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Open Access Research article

Cost and disease burden of Dengue in Cambodia

Julien Beauté* and Sirenda Vong

Author Affiliations

Epidemiology and Public Health Unit, Institut Pasteur in Cambodia, Bd Monivong, 5, BP 983 Phnom Penh, Cambodia

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BMC Public Health 2010, 10:521  doi:10.1186/1471-2458-10-521

Published: 31 August 2010



Dengue is endemic in Cambodia (pop. estimates 14.4 million), a country with poor health and economic indicators. Disease burden estimates help decision makers in setting priorities. Using recent estimates of dengue incidence in Cambodia, we estimated the cost of dengue and its burden using disability adjusted life years (DALYs).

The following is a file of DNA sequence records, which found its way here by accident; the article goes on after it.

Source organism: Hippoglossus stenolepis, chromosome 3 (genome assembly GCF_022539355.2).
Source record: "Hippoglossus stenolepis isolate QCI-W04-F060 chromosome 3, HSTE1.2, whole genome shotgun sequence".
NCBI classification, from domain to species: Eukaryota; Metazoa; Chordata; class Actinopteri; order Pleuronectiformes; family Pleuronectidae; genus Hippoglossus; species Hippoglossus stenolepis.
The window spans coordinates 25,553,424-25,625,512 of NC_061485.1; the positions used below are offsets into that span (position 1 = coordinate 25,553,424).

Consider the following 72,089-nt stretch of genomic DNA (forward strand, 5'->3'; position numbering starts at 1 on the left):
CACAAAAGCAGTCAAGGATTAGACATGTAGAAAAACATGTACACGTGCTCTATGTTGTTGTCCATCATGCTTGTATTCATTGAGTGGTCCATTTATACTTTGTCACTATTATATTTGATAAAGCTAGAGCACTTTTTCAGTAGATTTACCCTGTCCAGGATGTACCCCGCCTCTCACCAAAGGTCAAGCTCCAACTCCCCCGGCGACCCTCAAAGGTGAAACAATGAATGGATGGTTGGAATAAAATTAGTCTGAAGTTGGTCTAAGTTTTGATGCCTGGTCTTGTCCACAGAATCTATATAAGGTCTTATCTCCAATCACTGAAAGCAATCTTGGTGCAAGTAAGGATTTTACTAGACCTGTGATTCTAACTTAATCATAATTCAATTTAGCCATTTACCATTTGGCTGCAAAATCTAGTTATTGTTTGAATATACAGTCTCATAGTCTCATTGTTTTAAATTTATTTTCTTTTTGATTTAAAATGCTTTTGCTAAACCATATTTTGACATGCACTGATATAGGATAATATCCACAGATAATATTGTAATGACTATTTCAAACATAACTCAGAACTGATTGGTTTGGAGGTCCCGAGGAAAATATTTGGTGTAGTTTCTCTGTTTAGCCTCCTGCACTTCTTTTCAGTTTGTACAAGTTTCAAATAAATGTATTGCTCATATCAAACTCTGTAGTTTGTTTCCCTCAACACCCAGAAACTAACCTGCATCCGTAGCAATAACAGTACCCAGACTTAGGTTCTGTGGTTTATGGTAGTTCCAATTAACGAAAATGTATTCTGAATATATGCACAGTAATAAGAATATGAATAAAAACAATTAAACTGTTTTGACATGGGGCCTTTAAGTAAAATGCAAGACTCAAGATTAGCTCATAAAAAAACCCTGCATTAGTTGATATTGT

Recent population-based cohort data were used to calculate direct and productive costs, and DALYs. Health seeking behaviors were taken into account in cost estimates. Specific age group incidence estimates were used in DALYs calculation.


The mean cost per dengue case varied from US$36 - $75 over 2006-2008 respectively, resulting in an overall annual cost from US$3,327,284 in 2008 to US$14,429,513 during a large epidemic in 2007. Patients sustain the highest share of costs by paying an average of 78% of total costs and 63% of direct medical costs. DALY rates per 100,000 individuals ranged from 24.3 to 100.6 in 2007-2008 with 80% on average due to premature mortality.


Our analysis confirmed the high societal and individual family burden of dengue. Total costs represented between 0.03 and 0.17% of Gross Domestic Product. Health seeking behavior has a major impact on costs. The more accurate estimate used in this study will better allow decision makers to account for dengue costs particularly among the poor when balancing the benefits of introducing a potentially effective dengue vaccine.